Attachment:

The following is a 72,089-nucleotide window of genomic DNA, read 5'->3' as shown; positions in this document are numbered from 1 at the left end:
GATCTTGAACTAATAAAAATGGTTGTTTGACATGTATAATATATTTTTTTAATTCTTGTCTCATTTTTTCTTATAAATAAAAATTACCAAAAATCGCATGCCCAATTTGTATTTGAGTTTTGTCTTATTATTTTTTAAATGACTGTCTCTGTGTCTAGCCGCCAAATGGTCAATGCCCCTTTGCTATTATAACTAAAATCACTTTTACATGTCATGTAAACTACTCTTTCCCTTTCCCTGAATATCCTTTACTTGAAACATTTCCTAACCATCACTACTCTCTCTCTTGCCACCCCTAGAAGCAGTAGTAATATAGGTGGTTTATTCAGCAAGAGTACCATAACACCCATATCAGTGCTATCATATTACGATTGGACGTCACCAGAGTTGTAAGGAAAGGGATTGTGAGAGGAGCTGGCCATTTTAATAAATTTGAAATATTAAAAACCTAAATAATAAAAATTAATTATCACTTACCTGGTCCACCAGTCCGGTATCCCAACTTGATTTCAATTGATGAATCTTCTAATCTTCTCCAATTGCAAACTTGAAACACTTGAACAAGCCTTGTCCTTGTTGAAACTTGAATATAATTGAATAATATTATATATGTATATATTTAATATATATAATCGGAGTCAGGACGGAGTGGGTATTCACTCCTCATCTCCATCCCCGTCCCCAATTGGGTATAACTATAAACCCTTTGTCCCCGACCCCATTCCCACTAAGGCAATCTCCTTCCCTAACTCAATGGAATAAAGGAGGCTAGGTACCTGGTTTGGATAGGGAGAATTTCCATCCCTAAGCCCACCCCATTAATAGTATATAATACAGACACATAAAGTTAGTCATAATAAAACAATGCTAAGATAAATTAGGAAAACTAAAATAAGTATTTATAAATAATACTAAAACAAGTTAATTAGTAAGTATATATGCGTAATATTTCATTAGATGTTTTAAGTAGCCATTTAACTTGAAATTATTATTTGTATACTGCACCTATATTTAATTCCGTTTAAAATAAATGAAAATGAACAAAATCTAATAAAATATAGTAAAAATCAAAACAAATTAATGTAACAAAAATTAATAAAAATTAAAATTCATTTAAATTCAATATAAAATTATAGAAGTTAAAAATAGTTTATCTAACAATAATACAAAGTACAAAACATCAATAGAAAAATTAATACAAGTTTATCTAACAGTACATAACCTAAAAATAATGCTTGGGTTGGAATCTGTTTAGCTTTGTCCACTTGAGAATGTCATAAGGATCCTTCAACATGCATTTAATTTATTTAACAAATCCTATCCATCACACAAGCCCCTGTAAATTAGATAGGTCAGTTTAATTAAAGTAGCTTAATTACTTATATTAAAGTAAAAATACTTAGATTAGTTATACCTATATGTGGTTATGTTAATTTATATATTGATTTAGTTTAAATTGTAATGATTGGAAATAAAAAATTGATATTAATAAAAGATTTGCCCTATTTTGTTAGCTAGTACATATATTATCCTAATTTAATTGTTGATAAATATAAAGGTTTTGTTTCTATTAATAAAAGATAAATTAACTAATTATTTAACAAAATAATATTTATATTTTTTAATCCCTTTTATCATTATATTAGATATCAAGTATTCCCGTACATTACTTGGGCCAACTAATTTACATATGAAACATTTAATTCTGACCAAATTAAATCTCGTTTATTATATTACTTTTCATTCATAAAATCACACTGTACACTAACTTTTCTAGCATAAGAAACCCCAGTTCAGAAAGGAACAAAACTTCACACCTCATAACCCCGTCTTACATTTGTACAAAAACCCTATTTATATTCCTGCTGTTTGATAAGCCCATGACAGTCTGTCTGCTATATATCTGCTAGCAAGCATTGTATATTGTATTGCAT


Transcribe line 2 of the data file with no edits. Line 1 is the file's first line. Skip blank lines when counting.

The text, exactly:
GATCTTGAACTAATAAAAATGGTTGTTTGACATGTATAATATATTTTTTTAATTCTTGTCTCATTTTTTCTTATAAATAAAAATTACCAAAAATCGCATGCCCAATTTGTATTTGAGTTTTGTCTTATTATTTTTTAAATGACTGTCTCTGTGTCTAGCCGCCAAATGGTCAATGCCCCTTTGCTATTATAACTAAAATCACTTTTACATGTCATGTAAACTACTCTTTCCCTTTCCCTGAATATCCTTTACTTGAAACATTTCCTAACCATCACTACTCTCTCTCTTGCCACCCCTAGAAGCAGTAGTAATATAGGTGGTTTATTCAGCAAGAGTACCATAACACCCATATCAGTGCTATCATATTACGATTGGACGTCACCAGAGTTGTAAGGAAAGGGATTGTGAGAGGAGCTGGCCATTTTAATAAATTTGAAATATTAAAAACCTAAATAATAAAAATTAATTATCACTTACCTGGTCCACCAGTCCGGTATCCCAACTTGATTTCAATTGATGAATCTTCTAATCTTCTCCAATTGCAAACTTGAAACACTTGAACAAGCCTTGTCCTTGTTGAAACTTGAATATAATTGAATAATATTATATATGTATATATTTAATATATATAATCGGAGTCAGGACGGAGTGGGTATTCACTCCTCATCTCCATCCCCGTCCCCAATTGGGTATAACTATAAACCCTTTGTCCCCGACCCCATTCCCACTAAGGCAATCTCCTTCCCTAACTCAATGGAATAAAGGAGGCTAGGTACCTGGTTTGGATAGGGAGAATTTCCATCCCTAAGCCCACCCCATTAATAGTATATAATACAGACACATAAAGTTAGTCATAATAAAACAATGCTAAGATAAATTAGGAAAACTAAAATAAGTATTTATAAATAATACTAAAACAAGTTAATTAGTAAGTATATATGCGTAATATTTCATTAGATGTTTTAAGTAGCCATTTAACTTGAAATTATTATTTGTATACTGCACCTATATTTAATTCCGTTTAAAATAAATGAAAATGAACAAAATCTAATAAAATATAGTAAAAATCAAAACAAATTAATGTAACAAAAATTAATAAAAATTAAAATTCATTTAAATTCAATATAAAATTATAGAAGTTAAAAATAGTTTATCTAACAATAATACAAAGTACAAAACATCAATAGAAAAATTAATACAAGTTTATCTAACAGTACATAACCTAAAAATAATGCTTGGGTTGGAATCTGTTTAGCTTTGTCCACTTGAGAATGTCATAAGGATCCTTCAACATGCATTTAATTTATTTAACAAATCCTATCCATCACACAAGCCCCTGTAAATTAGATAGGTCAGTTTAATTAAAGTAGCTTAATTACTTATATTAAAGTAAAAATACTTAGATTAGTTATACCTATATGTGGTTATGTTAATTTATATATTGATTTAGTTTAAATTGTAATGATTGGAAATAAAAAATTGATATTAATAAAAGATTTGCCCTATTTTGTTAGCTAGTACATATATTATCCTAATTTAATTGTTGATAAATATAAAGGTTTTGTTTCTATTAATAAAAGATAAATTAACTAATTATTTAACAAAATAATATTTATATTTTTTAATCCCTTTTATCATTATATTAGATATCAAGTATTCCCGTACATTACTTGGGCCAACTAATTTACATATGAAACATTTAATTCTGACCAAATTAAATCTCGTTTATTATATTACTTTTCATTCATAAAATCACACTGTACACTAACTTTTCTAGCATAAGAAACCCCAGTTCAGAAAGGAACAAAACTTCACACCTCATAACCCCGTCTTACATTTGTACAAAAACCCTATTTATATTCCTGCTGTTTGATAAGCCCATGACAGTCTGTCTGCTATATATCTGCTAGCAAGCATTGTATATTGTATTGCAT